During the last year there have been media reports about a regulation which stipulates a sugar content of 60% in jam. The regulation refers to jam that is made using fruit, sugar and water or fruit and sugar. DEFRA has opened consultation to consider changes to this regulation.
“The Regulations require as a general rule that jam, extra jam, jelly, extra jelly, marmalade, jelly marmalade and sweetened chestnut puree have a sugars content (expressed as soluble dry matter content) of at least 60%.” They also state that “ For products labelled as “reduced sugar”: the product must have a soluble dry matter content of not less than 25%, and not more than 50%.” (1)
In Denmark, France and Germany, the regulation is not enforced and jam with 55% is permitted. However they use different methods to make their Jams. Their products generally lack the traditional gelled consistency of British Jam.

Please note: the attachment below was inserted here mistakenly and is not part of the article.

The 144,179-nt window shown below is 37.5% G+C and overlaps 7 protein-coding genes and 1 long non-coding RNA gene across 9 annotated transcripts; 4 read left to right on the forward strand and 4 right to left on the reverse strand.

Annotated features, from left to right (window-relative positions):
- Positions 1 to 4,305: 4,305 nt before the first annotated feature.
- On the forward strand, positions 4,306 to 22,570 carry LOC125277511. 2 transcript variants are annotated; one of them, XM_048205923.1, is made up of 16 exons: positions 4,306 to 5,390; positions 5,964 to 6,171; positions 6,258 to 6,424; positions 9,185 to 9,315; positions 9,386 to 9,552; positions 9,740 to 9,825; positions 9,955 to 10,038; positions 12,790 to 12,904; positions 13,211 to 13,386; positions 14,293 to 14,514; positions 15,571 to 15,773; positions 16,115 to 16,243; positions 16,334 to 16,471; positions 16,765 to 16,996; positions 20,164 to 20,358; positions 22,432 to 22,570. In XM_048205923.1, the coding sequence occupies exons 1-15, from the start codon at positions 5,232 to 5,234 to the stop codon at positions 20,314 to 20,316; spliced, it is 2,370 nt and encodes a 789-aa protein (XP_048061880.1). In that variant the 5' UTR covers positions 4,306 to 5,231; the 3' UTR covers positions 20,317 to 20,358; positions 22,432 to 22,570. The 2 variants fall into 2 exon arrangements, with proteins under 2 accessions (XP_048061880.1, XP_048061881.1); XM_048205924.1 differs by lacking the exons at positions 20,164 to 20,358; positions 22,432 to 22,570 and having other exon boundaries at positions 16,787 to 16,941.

The role of sugar in jam should not be seen as merely about the percentage. In the UK the 60% regulation has its origins as far back as the 1920s. As part of their work during that decade, researchers at Long Ashton Research Station, Bristol investigated the role of sugar in prolonging the shelf-life of jam. The recommendation was 60% sugar, for jam with no additives and a good shelf life.
It is the correct proportions of pectin, acid and sugar that produce the characteristic gel in jam. Different fruits vary in their amounts of pectin and acid. Cooking apples, black currants and damsons, for instance have a high ratio whereas strawberries have little. The acid helps to give the bright colour to jam and also prevents crystallization of the sugar. The ratio of these three substances determines the consistency of the jam. This ideally should be gelled, spreadable rather than stiff or glutinous.
My jams that keep well have up to 5% of the weight added from natural sugars found in the fruit. A further 60% of the finished weight of jam comes from the addition of granulated sugar. If the total percentage is less than 60% the jam may ferment and if the percentage is much more than 65% there is a danger that the jam will crystallise in storage.
Please support my petition for Real Jam: Keep Jam as Jam!
Closing date 15th May 2013
(1.) Food Standards Agency. The Jam and Similar Products Regulations 2003. Guidance Notes http://www.food.gov.uk/multimedia/pdfs/jamregguid_rev.pdf